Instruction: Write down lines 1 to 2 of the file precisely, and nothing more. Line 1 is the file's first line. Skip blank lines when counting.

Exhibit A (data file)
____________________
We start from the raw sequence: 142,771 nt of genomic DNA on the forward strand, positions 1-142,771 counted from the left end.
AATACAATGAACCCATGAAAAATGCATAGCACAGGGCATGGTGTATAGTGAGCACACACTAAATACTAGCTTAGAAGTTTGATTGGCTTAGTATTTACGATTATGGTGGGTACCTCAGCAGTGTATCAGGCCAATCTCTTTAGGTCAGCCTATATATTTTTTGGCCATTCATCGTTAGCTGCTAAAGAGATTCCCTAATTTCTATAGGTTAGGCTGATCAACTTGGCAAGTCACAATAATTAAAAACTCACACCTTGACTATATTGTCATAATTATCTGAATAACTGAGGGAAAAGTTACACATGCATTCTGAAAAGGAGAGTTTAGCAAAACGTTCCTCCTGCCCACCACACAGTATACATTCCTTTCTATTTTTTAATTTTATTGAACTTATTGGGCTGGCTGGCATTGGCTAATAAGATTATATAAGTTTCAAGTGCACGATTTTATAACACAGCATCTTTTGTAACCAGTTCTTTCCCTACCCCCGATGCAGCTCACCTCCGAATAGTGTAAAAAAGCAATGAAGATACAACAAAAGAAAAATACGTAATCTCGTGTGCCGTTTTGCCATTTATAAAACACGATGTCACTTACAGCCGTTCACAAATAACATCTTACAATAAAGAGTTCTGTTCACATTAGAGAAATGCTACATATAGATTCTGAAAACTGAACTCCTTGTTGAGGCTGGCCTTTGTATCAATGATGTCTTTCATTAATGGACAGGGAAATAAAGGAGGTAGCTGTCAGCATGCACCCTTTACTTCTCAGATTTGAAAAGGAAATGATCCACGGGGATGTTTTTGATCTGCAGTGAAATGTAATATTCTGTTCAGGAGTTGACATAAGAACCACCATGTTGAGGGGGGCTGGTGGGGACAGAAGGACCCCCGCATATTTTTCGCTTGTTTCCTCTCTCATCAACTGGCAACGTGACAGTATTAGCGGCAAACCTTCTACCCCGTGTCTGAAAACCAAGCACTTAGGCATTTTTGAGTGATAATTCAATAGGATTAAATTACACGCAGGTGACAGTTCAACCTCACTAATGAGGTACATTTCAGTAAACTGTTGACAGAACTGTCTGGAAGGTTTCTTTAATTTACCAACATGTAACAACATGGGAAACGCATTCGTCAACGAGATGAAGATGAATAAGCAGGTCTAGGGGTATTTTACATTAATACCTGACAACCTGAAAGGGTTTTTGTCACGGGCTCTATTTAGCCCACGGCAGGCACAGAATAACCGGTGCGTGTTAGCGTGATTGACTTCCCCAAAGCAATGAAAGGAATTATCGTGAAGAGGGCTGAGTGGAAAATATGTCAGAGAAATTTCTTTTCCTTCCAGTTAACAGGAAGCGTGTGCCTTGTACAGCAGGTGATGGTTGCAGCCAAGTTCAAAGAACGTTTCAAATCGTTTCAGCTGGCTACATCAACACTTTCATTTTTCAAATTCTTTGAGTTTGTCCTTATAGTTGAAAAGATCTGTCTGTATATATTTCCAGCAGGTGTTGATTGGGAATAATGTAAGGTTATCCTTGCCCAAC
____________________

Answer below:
We start from the raw sequence: 142,771 nt of genomic DNA on the forward strand, positions 1-142,771 counted from the left end.
AATACAATGAACCCATGAAAAATGCATAGCACAGGGCATGGTGTATAGTGAGCACACACTAAATACTAGCTTAGAAGTTTGATTGGCTTAGTATTTACGATTATGGTGGGTACCTCAGCAGTGTATCAGGCCAATCTCTTTAGGTCAGCCTATATATTTTTTGGCCATTCATCGTTAGCTGCTAAAGAGATTCCCTAATTTCTATAGGTTAGGCTGATCAACTTGGCAAGTCACAATAATTAAAAACTCACACCTTGACTATATTGTCATAATTATCTGAATAACTGAGGGAAAAGTTACACATGCATTCTGAAAAGGAGAGTTTAGCAAAACGTTCCTCCTGCCCACCACACAGTATACATTCCTTTCTATTTTTTAATTTTATTGAACTTATTGGGCTGGCTGGCATTGGCTAATAAGATTATATAAGTTTCAAGTGCACGATTTTATAACACAGCATCTTTTGTAACCAGTTCTTTCCCTACCCCCGATGCAGCTCACCTCCGAATAGTGTAAAAAAGCAATGAAGATACAACAAAAGAAAAATACGTAATCTCGTGTGCCGTTTTGCCATTTATAAAACACGATGTCACTTACAGCCGTTCACAAATAACATCTTACAATAAAGAGTTCTGTTCACATTAGAGAAATGCTACATATAGATTCTGAAAACTGAACTCCTTGTTGAGGCTGGCCTTTGTATCAATGATGTCTTTCATTAATGGACAGGGAAATAAAGGAGGTAGCTGTCAGCATGCACCCTTTACTTCTCAGATTTGAAAAGGAAATGATCCACGGGGATGTTTTTGATCTGCAGTGAAATGTAATATTCTGTTCAGGAGTTGACATAAGAACCACCATGTTGAGGGGGGCTGGTGGGGACAGAAGGACCCCCGCATATTTTTCGCTTGTTTCCTCTCTCATCAACTGGCAACGTGACAGTATTAGCGGCAAACCTTCTACCCCGTGTCTGAAAACCAAGCACTTAGGCATTTTTGAGTGATAATTCAATAGGATTAAATTACACGCAGGTGACAGTTCAACCTCACTAATGAGGTACATTTCAGTAAACTGTTGACAGAACTGTCTGGAAGGTTTCTTTAATTTACCAACATGTAACAACATGGGAAACGCATTCGTCAACGAGATGAAGATGAATAAGCAGGTCTAGGGGTATTTTACATTAATACCTGACAACCTGAAAGGGTTTTTGTCACGGGCTCTATTTAGCCCACGGCAGGCACAGAATAACCGGTGCGTGTTAGCGTGATTGACTTCCCCAAAGCAATGAAAGGAATTATCGTGAAGAGGGCTGAGTGGAAAATATGTCAGAGAAATTTCTTTTCCTTCCAGTTAACAGGAAGCGTGTGCCTTGTACAGCAGGTGATGGTTGCAGCCAAGTTCAAAGAACGTTTCAAATCGTTTCAGCTGGCTACATCAACACTTTCATTTTTCAAATTCTTTGAGTTTGTCCTTATAGTTGAAAAGATCTGTCTGTATATATTTCCAGCAGGTGTTGATTGGGAATAATGTAAGGTTATCCTTGCCCAAC